Dave: thank you for your response. And that’s a genuine thank you, not a sarcastic thank you. That said, I had hoped that, despite the satirical tone, my previous post on this topic at least contained enough solid arguments to be considered slightly intelligent. But perhaps not. My tone (and use of the word “obsession”, which I think is at least partially justified since you’ve been repeatedly focusing on this topic for over a week now) came from an exasperation at seeing you and many others drawn in to a pointless and potentially harmful battle.
Sarcasm and its problems aside, the point that I was trying to make was that (as you pointed out to me with the sentence starting “When you take that first step down the slope…”) your prime argument against the AutoLink feature is a slippery slope fallacy. The Google AutoLink feature is a fundamentally useful one now. Since it must be directly activated on each page, it does not defraud the user into fooling them that the content they are seeing is as it was originally created. (Surely they would only press the button if the content was lacking in useful links) It does not remove or replace any existing links or ads. It only does something for which the user has specifically asked.
The argument that you raise in your response to me hinges on what Google/Microsoft/A.N.Other BigCo might do but haven’t. To which I say: well, when they do something that actually is fraudulent or dangerous, we’ll complain about it then. You are saying that AutoLink legitimises the wilful changing of content in its passage between creator and user; I say that it does nothing that the user has not specifically asked for. And if the user has asked for it, there is no reason why they should not have it; after all, they could save the HTML to their hard drive and edit it for exactly the same effect. (In fact, the user could do far more wilful damage to HTML than the AutoLink feature does.) Content creators should not have to provide specific opt-in permission; if they had to do this for every such feature out there, most of them would never work.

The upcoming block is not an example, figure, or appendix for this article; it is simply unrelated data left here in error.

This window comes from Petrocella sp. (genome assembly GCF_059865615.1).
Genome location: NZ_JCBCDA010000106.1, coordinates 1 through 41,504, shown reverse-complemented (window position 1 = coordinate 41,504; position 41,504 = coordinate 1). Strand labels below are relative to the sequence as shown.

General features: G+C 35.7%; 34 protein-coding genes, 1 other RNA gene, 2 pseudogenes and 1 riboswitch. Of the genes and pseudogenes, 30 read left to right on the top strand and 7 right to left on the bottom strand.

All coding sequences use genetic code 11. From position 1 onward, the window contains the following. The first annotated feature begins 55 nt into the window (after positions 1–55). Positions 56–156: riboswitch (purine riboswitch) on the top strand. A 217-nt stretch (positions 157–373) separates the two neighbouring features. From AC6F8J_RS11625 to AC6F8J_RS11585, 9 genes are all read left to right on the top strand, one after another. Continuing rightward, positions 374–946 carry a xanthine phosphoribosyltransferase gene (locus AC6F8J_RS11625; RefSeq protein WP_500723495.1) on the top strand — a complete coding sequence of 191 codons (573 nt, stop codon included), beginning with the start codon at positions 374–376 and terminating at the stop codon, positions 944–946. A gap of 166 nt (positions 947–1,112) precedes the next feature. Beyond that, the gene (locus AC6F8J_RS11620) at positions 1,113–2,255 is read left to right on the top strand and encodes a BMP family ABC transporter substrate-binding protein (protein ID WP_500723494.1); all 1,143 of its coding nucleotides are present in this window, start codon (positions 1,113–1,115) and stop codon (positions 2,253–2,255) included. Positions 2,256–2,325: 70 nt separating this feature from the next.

You say you care. I agree, you obviously care, and I don’t dispute that. However, we clearly have very different ideas about what is good for the web. My argument is that AutoLink is both harmless to the web and good for users. It is a useful feature and I don’t think it does anything worth pulling out of users’ hands. You say that it breaks a taboo about content modification; I say that taboo has never existed, and useful content modification (by both clients and servers) has been happening since the web began. It is a vital feature of the web that has been implemented in a thousand different ways, most of them useful (pop-up blockers, screen readers and mobile-format filters are just some of the ones that immediately spring to mind). Please don’t devalue this feature by saying that this one harmless user-invoked Google function will somehow lead the web to doom.
I’m not saying that harmful content filters will never appear; they have in the past and doubtless will do again. But, as Cory said, what makes them harmful is not content modification, it’s fraud. This distinction must be made, or it may end up scaring people into disabling much of what makes the web great. And this is why I disagree with your fight: I don’t think that, in this particular case, it’s helping.
UPDATE: Yet another response. (Last one, honest. Really.)